What is giant papillary conjunctivitis?

Giant Papillary Conjunctivitis
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Giant papillary conjunctivitis: Overview

Giant papillary conjunctivitis (say "kun-JUNK-tih-VY-tus") means that the lining, or inner layer, of your upper eyelid is inflamed. It happens when the eyelid rubs on something in the eye. Contact lenses, especially the soft kind, are the most common cause. It also may be caused by other things in the eye, such as stitches.

Symptoms include red eyes, itchy eyes, and increased eye mucus. Small bumps may form under your upper eyelid. You may have blurred vision when you wear contact lenses. You may also be more aware of feeling the lenses on your eye.

Your doctor will examine your eyes to find out what's causing the irritation. Your doctor may look for signs of the problem, such as small bumps under the eyelid. The bumps may get larger as the eyes get more irritated.

The condition is treated by removing whatever is causing the irritation, such as the contact lenses. Your doctor may give you eyedrops to use. The drops may have antihistamine medicine in them.

After the object that's irritating the eye is removed, your eye and vision should go back to normal in a few days.

How can you care for giant papillary conjunctivitis?

  • Be safe with medicines. Take your medicines exactly as prescribed. Call your doctor if you think you are having a problem with your medicine.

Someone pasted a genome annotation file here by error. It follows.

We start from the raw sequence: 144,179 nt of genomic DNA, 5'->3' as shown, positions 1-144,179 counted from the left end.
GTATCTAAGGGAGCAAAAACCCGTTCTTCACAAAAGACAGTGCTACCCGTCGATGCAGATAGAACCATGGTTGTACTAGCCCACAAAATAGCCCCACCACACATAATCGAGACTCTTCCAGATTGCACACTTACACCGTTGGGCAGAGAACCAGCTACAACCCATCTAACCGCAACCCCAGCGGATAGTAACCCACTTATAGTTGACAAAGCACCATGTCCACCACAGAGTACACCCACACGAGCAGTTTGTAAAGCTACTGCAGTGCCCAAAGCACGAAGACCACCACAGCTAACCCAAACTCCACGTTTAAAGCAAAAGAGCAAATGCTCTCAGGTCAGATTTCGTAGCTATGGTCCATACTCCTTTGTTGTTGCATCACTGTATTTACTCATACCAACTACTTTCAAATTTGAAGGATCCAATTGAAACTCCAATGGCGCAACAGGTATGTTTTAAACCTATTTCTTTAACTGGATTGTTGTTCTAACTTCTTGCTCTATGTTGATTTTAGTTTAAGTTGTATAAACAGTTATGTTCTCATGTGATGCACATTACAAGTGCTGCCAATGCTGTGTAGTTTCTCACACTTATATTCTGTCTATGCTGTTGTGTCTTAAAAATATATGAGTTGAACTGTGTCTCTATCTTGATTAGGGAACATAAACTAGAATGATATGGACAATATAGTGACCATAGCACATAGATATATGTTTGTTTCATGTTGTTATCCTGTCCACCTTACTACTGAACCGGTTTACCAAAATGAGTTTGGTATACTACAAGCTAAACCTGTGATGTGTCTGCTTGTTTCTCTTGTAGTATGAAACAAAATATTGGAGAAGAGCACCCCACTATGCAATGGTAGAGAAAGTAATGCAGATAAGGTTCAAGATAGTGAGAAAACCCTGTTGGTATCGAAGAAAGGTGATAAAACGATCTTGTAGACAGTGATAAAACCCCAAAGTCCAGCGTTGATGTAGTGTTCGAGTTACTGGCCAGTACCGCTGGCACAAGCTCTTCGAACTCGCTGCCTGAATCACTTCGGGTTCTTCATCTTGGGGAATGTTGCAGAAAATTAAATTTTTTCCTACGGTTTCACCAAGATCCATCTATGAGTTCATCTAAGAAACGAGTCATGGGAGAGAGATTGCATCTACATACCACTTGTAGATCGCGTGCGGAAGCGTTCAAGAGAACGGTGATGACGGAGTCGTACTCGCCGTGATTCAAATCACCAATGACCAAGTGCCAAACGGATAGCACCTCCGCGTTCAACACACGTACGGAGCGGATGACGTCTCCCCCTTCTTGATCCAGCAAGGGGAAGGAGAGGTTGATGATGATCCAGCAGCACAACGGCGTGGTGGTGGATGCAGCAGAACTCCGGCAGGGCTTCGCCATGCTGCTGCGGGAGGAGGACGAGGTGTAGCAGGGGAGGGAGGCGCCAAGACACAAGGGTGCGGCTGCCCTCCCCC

• If the doctor gave you eyedrops, use them as directed. Keep the bottle tip clean.
  • To put in eyedrops or ointment:
    • Tilt your head back, and pull your lower eyelid down with one finger.
    • Drop or squirt the medicine inside the lower lid.
    • Close your eye for 30 to 60 seconds to let the drops or ointment move around.
    • Do not touch the ointment or dropper tip to your eyelashes or any other surface.
  • If you use contact lenses, follow your doctor's instructions about wearing them. You may need to remove the lenses until your doctor says it's okay to wear them. You may need to limit use or change the type of lenses you wear.

Giant papillary conjunctivitis: When to call

Call your doctor now or seek immediate medical care if:

  • You have symptoms of an eye infection, such as:
    • Pus or thick discharge coming from the eye.
    • Redness or swelling around the eye.
    • A fever.
  • You have new or worse eye pain.
  • You have new or worse redness in your eye.
  • Light hurts your eye.
  • You have vision changes.

Watch closely for changes in your health, and be sure to contact your doctor if:

  • You do not get better as expected.

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The content above contains general health information provided by Healthwise, Incorporated, and reviewed by its medical experts. This content should not replace the advice of your healthcare provider. Not all treatments or services described are offered as services by us. For recommended treatments, please consult your healthcare provider.